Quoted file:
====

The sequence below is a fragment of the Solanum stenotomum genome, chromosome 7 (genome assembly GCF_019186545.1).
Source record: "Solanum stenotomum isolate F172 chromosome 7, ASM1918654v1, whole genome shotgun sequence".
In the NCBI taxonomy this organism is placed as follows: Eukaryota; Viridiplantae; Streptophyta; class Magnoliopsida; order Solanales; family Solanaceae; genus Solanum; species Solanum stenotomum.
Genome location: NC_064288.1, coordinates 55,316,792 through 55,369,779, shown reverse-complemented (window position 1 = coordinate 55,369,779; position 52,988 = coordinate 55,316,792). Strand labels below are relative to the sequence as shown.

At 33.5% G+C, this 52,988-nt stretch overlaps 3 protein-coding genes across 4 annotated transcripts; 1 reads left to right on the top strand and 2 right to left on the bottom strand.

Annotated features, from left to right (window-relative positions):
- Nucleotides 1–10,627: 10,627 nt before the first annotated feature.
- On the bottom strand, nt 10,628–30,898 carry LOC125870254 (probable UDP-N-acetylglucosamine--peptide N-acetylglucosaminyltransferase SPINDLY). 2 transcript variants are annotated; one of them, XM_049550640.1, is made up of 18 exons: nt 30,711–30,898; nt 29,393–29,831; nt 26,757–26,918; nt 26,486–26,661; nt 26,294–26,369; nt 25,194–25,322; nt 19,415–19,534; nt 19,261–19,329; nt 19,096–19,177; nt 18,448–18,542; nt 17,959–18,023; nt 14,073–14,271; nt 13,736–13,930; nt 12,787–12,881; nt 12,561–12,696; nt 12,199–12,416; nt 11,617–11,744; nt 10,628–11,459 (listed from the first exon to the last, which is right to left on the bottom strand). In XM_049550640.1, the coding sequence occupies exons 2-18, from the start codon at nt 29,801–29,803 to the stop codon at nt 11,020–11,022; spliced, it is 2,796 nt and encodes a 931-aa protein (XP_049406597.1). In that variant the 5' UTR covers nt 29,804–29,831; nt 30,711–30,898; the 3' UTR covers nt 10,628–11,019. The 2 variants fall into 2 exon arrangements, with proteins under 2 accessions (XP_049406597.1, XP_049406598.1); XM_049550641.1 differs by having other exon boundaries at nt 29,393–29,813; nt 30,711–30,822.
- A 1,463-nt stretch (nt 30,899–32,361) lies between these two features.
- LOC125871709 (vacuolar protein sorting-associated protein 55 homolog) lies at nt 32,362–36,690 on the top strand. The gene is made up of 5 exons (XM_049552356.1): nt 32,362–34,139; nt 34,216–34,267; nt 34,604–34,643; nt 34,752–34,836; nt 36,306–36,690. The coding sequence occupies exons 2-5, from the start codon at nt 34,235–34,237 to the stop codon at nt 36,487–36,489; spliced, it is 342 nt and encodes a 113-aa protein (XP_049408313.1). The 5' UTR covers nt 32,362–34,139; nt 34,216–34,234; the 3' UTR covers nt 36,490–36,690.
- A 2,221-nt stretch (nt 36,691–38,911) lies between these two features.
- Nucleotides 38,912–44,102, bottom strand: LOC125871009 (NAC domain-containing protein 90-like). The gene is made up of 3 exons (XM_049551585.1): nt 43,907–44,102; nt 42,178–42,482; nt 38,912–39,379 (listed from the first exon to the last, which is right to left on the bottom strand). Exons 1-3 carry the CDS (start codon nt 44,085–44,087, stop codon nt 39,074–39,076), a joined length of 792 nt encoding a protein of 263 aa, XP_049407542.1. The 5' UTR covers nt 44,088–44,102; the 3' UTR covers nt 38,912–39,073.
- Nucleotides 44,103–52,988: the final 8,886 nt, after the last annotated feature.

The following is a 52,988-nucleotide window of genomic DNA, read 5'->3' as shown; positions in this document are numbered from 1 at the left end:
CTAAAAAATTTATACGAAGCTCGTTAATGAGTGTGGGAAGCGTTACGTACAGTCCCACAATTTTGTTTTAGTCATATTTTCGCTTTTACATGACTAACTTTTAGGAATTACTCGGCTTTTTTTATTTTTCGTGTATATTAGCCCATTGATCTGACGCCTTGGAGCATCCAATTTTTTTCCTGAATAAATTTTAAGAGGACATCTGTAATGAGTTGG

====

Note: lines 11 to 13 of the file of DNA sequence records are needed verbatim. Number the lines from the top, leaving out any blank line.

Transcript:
- A 2,221-nt stretch (nt 36,691–38,911) lies between these two features.
- Nucleotides 38,912–44,102, bottom strand: LOC125871009 (NAC domain-containing protein 90-like). The gene is made up of 3 exons (XM_049551585.1): nt 43,907–44,102; nt 42,178–42,482; nt 38,912–39,379 (listed from the first exon to the last, which is right to left on the bottom strand). Exons 1-3 carry the CDS (start codon nt 44,085–44,087, stop codon nt 39,074–39,076), a joined length of 792 nt encoding a protein of 263 aa, XP_049407542.1. The 5' UTR covers nt 44,088–44,102; the 3' UTR covers nt 38,912–39,073.
- Nucleotides 44,103–52,988: the final 8,886 nt, after the last annotated feature.